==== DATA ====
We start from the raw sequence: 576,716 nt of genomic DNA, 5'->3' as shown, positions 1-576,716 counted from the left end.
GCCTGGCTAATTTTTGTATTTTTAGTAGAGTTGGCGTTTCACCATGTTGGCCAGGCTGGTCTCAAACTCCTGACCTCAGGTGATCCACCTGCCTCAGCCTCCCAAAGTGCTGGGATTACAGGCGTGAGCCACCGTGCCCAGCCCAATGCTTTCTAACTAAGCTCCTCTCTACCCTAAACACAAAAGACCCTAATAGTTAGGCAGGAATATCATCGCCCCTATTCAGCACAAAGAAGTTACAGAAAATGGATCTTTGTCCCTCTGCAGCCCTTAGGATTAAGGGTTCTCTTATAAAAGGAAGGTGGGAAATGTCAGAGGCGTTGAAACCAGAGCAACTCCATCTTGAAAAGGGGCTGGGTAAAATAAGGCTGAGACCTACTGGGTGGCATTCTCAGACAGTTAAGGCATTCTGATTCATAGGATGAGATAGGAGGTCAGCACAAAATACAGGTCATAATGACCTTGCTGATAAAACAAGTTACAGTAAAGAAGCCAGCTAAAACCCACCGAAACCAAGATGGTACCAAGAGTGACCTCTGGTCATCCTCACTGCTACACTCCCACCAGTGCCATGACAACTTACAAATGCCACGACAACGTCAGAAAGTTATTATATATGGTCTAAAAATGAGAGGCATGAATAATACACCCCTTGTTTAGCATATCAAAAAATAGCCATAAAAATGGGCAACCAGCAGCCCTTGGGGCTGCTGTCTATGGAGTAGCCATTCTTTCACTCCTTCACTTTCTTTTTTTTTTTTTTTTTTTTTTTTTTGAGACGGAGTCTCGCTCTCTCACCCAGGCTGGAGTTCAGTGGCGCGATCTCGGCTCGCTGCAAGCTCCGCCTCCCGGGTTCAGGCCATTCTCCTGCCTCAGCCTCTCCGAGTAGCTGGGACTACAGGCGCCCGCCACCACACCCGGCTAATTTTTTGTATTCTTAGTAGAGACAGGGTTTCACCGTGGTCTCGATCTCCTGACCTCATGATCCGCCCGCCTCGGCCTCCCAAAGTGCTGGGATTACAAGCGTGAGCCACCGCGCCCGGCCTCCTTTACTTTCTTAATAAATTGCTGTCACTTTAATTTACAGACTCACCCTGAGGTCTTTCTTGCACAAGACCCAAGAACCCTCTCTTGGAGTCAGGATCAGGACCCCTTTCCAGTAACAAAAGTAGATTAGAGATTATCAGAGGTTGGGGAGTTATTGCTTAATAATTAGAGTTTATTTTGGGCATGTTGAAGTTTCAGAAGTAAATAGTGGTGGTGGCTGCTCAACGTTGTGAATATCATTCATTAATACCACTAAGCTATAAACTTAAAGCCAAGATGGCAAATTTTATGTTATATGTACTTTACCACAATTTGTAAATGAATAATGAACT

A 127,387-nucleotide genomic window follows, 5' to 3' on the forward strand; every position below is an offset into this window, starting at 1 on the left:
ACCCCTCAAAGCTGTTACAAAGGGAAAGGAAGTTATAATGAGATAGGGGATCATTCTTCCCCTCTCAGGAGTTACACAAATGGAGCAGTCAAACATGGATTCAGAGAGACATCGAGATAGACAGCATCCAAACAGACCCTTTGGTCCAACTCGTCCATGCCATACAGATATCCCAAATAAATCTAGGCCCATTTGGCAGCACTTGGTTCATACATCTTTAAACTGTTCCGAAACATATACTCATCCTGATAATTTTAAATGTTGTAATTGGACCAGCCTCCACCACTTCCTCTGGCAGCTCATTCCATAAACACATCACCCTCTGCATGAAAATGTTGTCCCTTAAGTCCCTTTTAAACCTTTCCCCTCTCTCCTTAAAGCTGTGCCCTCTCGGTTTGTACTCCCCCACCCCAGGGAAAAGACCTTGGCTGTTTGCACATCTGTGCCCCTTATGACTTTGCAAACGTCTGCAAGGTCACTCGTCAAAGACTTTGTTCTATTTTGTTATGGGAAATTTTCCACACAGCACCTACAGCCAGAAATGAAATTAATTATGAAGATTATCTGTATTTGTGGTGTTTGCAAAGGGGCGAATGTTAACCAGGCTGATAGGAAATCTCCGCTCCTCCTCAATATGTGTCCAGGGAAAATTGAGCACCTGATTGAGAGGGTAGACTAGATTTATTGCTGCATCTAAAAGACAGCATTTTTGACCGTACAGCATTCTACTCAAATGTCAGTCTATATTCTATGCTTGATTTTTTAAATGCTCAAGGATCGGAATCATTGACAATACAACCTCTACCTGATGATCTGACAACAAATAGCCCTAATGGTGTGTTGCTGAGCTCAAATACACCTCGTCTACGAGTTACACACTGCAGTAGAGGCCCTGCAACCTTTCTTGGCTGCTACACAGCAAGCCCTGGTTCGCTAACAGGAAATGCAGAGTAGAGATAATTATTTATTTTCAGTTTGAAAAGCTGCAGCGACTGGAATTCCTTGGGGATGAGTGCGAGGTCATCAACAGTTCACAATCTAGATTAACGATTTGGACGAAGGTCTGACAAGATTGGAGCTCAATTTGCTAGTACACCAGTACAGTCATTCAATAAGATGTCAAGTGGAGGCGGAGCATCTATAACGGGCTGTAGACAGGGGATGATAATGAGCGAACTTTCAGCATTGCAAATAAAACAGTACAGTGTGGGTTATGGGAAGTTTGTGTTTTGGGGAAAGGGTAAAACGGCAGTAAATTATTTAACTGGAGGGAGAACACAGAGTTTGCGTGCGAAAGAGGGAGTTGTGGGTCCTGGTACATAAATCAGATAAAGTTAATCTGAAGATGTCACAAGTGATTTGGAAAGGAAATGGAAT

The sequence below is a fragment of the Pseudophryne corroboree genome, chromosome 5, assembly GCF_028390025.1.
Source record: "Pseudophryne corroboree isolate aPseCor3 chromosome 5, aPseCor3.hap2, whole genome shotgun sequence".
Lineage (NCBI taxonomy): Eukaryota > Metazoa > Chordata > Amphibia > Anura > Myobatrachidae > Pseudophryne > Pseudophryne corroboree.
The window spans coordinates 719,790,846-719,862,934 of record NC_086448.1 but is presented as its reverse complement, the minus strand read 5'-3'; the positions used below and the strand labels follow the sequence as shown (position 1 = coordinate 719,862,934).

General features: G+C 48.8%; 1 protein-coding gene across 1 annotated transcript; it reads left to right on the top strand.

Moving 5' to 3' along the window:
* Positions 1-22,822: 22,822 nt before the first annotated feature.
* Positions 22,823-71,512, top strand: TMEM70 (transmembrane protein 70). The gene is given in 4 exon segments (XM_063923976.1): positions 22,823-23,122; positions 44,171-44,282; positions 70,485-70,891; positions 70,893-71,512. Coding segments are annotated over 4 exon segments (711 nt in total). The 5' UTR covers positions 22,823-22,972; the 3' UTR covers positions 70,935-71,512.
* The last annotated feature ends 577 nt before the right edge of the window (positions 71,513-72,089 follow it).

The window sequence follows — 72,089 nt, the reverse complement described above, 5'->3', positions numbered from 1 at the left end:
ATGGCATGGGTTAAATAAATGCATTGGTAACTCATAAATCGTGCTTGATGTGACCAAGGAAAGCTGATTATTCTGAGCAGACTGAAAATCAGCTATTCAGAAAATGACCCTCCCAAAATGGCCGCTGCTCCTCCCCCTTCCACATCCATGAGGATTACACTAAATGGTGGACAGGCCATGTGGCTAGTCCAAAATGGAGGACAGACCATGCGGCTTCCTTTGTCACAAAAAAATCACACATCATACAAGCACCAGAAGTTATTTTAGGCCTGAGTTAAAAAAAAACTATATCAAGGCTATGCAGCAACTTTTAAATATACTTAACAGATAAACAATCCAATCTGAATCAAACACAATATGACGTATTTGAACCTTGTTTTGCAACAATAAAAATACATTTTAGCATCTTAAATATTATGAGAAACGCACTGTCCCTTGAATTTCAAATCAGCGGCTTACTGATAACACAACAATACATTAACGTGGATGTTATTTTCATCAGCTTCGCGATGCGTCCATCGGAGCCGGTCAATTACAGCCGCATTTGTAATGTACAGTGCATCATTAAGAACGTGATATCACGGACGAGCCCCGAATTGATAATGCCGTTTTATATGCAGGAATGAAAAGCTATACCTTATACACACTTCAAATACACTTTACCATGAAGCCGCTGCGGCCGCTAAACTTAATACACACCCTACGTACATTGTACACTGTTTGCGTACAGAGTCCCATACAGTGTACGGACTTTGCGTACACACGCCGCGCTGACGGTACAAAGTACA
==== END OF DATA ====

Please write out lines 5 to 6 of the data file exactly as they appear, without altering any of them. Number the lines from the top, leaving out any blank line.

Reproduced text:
The sequence below is a fragment of the Pseudophryne corroboree genome, chromosome 5, assembly GCF_028390025.1.
Source record: "Pseudophryne corroboree isolate aPseCor3 chromosome 5, aPseCor3.hap2, whole genome shotgun sequence".